The summer of 2018 will go into history as the moment when a US president fundamentally and decisively changed the international world order which its predecessors worked hard on during the past decades. Within approximately a week from 11 July until 16 July, President Donald Trump achieved to insult its key allies in Europe and fundamentally undermine NATO and the EU, while cozying up to what seems to be the most important adversary of the West. While this week will go into history as an arduous one for the presidency of Trump, for President Vladimir Putin, in contrast, it is one of his best since the Ukraine crisis began in 2015.
The strategic interests of Russia were met in considerable ways as its key adversaries are divided due to Trump’s bellicose and aggressive language before and during the yearly NATO summit in Brussels. The unprecedented attack on Germany during a televised lunch, which caught off-guard the host Secretary-General Stoltenberg, in many ways showcased the current administration’s interest in the financial and energy domain.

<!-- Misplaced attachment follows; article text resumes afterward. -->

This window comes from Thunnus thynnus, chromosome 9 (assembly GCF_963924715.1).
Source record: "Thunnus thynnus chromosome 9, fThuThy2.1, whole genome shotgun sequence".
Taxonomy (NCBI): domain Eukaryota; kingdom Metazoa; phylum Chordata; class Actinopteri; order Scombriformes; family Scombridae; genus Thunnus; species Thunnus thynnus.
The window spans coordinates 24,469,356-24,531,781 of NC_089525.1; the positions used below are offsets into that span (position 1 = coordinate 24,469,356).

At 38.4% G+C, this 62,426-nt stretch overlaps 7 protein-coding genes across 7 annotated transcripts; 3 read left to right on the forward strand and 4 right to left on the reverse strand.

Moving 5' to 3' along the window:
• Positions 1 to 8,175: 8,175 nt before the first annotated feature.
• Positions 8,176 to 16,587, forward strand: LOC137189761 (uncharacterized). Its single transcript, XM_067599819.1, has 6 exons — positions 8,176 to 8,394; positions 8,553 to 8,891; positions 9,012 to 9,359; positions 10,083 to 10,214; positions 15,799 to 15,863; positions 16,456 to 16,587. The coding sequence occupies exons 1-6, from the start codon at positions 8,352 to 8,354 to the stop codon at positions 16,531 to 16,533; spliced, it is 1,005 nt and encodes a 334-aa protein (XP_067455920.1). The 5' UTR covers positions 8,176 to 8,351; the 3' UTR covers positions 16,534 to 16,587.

Trump claimed “Germany is totally controlled by Russia. They will be getting between 60 and 70 percent of their energy from Russia and a new pipeline.” Although this is factually untrue, Germany imports 33 percent of its gas and 40 percent oil from Russia, these statements spread confusion as to what Trump’s actual endgame is. Several options are possible as to the true intentions of these statements.
This could be a negotiating strategy of Trump by putting pressure on Germany in order of significantly increasing its defense expenditure. Although NATO leaders reaffirmed after the gathering on 12 July their commitment to the pre-Trump agreement of gradually increasing defense expenditure, the US president seems adamant on even more. Trump claimed that the remaining NATO members have agreed to increase expenditure to 4 percent instead of 2 percent. This was rebuffed by the other alliance members.
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